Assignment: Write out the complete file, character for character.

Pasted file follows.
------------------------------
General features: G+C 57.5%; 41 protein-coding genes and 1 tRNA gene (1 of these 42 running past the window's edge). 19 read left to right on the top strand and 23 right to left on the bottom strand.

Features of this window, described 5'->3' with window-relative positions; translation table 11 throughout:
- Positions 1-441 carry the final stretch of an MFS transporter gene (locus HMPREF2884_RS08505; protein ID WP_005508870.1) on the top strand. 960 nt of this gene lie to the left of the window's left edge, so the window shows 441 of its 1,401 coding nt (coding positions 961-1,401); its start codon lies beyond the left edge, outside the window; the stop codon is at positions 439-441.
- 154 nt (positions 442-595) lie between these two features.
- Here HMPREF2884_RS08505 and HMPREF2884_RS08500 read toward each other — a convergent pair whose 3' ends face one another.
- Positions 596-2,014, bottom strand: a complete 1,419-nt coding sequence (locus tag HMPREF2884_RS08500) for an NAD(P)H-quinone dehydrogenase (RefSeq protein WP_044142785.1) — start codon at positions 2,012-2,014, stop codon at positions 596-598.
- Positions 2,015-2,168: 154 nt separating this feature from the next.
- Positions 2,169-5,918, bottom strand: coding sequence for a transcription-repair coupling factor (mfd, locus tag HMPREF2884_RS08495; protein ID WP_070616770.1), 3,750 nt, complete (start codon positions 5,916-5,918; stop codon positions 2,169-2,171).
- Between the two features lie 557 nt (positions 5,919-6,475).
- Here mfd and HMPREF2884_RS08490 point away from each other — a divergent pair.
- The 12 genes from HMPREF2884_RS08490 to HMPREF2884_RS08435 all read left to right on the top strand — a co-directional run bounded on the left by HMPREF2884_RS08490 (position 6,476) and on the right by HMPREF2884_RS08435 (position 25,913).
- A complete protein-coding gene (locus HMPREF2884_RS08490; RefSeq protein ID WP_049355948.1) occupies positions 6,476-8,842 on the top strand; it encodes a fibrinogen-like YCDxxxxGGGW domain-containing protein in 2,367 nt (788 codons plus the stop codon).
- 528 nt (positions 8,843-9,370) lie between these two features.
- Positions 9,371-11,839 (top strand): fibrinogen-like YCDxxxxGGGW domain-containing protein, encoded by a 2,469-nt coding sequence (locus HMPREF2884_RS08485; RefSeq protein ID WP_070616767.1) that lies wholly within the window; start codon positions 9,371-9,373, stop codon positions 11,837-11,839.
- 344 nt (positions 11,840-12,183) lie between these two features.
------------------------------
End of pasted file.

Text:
General features: G+C 57.5%; 41 protein-coding genes and 1 tRNA gene (1 of these 42 running past the window's edge). 19 read left to right on the top strand and 23 right to left on the bottom strand.

Features of this window, described 5'->3' with window-relative positions; translation table 11 throughout:
- Positions 1-441 carry the final stretch of an MFS transporter gene (locus HMPREF2884_RS08505; protein ID WP_005508870.1) on the top strand. 960 nt of this gene lie to the left of the window's left edge, so the window shows 441 of its 1,401 coding nt (coding positions 961-1,401); its start codon lies beyond the left edge, outside the window; the stop codon is at positions 439-441.
- 154 nt (positions 442-595) lie between these two features.
- Here HMPREF2884_RS08505 and HMPREF2884_RS08500 read toward each other — a convergent pair whose 3' ends face one another.
- Positions 596-2,014, bottom strand: a complete 1,419-nt coding sequence (locus tag HMPREF2884_RS08500) for an NAD(P)H-quinone dehydrogenase (RefSeq protein WP_044142785.1) — start codon at positions 2,012-2,014, stop codon at positions 596-598.
- Positions 2,015-2,168: 154 nt separating this feature from the next.
- Positions 2,169-5,918, bottom strand: coding sequence for a transcription-repair coupling factor (mfd, locus tag HMPREF2884_RS08495; protein ID WP_070616770.1), 3,750 nt, complete (start codon positions 5,916-5,918; stop codon positions 2,169-2,171).
- Between the two features lie 557 nt (positions 5,919-6,475).
- Here mfd and HMPREF2884_RS08490 point away from each other — a divergent pair.
- The 12 genes from HMPREF2884_RS08490 to HMPREF2884_RS08435 all read left to right on the top strand — a co-directional run bounded on the left by HMPREF2884_RS08490 (position 6,476) and on the right by HMPREF2884_RS08435 (position 25,913).
- A complete protein-coding gene (locus HMPREF2884_RS08490; RefSeq protein ID WP_049355948.1) occupies positions 6,476-8,842 on the top strand; it encodes a fibrinogen-like YCDxxxxGGGW domain-containing protein in 2,367 nt (788 codons plus the stop codon).
- 528 nt (positions 8,843-9,370) lie between these two features.
- Positions 9,371-11,839 (top strand): fibrinogen-like YCDxxxxGGGW domain-containing protein, encoded by a 2,469-nt coding sequence (locus HMPREF2884_RS08485; RefSeq protein ID WP_070616767.1) that lies wholly within the window; start codon positions 9,371-9,373, stop codon positions 11,837-11,839.
- 344 nt (positions 11,840-12,183) lie between these two features.